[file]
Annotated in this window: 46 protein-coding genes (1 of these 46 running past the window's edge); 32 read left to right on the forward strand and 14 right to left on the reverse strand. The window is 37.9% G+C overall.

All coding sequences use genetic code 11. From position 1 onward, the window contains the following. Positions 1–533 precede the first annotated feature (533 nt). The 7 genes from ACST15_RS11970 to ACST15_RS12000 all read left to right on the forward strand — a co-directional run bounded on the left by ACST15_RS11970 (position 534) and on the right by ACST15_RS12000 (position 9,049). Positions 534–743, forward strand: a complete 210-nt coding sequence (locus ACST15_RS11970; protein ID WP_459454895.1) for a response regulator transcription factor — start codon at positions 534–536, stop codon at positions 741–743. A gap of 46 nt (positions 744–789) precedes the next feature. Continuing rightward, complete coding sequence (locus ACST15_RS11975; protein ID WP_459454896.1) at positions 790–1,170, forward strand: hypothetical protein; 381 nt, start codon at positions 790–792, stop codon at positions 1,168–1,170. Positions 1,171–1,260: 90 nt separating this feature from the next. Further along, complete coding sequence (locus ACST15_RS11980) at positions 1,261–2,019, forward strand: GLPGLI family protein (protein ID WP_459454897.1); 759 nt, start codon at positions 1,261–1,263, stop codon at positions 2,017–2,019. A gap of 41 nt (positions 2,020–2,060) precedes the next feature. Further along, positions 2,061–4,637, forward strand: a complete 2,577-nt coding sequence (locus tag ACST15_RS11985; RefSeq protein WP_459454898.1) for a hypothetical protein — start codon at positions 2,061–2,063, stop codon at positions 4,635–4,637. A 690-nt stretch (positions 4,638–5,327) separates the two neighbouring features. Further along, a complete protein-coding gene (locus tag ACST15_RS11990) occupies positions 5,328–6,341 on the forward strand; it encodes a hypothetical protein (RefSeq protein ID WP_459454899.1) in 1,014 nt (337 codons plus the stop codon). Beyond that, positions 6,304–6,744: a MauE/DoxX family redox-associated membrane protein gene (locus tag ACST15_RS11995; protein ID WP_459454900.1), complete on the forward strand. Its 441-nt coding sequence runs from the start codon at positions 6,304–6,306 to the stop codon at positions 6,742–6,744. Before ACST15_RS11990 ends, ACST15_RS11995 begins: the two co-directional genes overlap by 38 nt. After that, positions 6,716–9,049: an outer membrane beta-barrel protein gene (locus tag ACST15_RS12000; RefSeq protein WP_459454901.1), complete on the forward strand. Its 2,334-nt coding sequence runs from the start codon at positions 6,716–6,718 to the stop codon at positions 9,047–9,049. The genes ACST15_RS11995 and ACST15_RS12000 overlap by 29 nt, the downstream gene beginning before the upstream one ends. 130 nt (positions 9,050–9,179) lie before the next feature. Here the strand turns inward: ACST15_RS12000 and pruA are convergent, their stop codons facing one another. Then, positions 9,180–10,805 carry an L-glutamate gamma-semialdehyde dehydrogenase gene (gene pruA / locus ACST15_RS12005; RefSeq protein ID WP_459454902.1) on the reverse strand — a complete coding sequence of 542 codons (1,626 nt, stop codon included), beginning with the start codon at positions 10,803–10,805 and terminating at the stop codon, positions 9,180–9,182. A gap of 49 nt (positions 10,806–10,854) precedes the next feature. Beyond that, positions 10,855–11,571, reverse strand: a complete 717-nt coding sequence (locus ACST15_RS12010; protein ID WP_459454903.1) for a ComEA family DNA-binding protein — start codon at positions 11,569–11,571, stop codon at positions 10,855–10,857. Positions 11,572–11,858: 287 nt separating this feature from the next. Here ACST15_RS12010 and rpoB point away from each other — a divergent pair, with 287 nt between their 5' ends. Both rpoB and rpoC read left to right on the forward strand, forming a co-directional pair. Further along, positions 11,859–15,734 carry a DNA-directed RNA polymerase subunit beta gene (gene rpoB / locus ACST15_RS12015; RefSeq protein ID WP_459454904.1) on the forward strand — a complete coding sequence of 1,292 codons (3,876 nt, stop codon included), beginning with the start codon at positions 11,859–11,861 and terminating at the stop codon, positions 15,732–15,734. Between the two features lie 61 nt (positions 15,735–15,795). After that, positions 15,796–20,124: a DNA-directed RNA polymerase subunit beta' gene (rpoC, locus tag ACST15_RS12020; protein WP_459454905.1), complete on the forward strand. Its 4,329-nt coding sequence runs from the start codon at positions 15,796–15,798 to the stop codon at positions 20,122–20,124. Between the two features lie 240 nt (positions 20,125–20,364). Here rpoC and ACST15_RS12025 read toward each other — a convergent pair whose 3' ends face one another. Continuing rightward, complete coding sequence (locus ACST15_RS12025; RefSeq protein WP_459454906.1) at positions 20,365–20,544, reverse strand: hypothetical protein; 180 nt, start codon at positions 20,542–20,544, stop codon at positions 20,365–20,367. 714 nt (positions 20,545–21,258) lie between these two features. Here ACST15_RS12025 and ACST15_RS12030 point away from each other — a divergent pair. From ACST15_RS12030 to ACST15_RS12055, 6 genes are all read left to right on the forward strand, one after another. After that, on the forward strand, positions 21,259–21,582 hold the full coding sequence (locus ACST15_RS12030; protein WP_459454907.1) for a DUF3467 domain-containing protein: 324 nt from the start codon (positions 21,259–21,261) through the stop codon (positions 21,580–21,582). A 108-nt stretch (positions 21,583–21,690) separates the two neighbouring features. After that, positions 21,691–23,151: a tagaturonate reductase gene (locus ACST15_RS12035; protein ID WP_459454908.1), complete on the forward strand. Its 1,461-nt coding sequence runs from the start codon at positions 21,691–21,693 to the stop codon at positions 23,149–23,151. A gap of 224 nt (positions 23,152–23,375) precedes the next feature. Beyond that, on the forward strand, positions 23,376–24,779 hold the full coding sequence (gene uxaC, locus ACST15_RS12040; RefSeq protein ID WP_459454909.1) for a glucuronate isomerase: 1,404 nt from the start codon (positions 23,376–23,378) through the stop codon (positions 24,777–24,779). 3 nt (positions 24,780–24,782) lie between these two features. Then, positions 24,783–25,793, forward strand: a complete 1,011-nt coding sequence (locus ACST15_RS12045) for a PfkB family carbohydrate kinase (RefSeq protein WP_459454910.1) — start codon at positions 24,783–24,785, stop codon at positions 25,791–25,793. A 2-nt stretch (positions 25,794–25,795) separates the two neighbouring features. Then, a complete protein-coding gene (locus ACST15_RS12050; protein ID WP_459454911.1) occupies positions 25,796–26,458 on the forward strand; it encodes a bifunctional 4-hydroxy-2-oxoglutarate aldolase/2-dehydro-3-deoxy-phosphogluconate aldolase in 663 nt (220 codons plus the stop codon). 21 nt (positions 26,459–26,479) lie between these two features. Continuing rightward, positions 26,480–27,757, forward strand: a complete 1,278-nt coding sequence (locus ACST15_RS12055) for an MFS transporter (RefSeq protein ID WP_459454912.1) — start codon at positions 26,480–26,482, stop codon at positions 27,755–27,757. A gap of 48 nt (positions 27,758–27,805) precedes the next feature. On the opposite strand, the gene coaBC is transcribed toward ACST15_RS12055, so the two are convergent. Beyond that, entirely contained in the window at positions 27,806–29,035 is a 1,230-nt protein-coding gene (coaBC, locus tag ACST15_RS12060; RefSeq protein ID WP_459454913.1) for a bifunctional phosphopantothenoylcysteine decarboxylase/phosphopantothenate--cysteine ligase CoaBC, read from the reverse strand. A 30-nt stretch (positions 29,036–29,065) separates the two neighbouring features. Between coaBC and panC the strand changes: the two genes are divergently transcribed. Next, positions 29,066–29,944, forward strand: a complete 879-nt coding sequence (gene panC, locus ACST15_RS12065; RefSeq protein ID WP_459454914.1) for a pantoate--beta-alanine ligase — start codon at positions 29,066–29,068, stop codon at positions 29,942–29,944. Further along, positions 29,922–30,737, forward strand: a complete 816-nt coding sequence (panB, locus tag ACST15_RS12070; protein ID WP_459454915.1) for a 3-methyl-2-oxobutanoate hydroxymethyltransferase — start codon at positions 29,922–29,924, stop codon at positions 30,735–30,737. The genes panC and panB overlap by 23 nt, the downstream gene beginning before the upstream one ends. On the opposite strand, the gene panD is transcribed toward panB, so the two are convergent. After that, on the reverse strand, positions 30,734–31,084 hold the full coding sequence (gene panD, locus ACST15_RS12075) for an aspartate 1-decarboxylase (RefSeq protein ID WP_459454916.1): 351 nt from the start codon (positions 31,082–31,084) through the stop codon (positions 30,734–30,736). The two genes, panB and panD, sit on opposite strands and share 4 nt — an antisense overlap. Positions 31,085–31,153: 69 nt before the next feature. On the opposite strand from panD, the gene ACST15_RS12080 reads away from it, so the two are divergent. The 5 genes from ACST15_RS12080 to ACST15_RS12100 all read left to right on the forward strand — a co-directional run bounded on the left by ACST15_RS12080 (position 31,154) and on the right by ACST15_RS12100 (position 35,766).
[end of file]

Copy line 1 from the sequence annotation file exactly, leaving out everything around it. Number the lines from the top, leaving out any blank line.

Annotated in this window: 46 protein-coding genes (1 of these 46 running past the window's edge); 32 read left to right on the forward strand and 14 right to left on the reverse strand. The window is 37.9% G+C overall.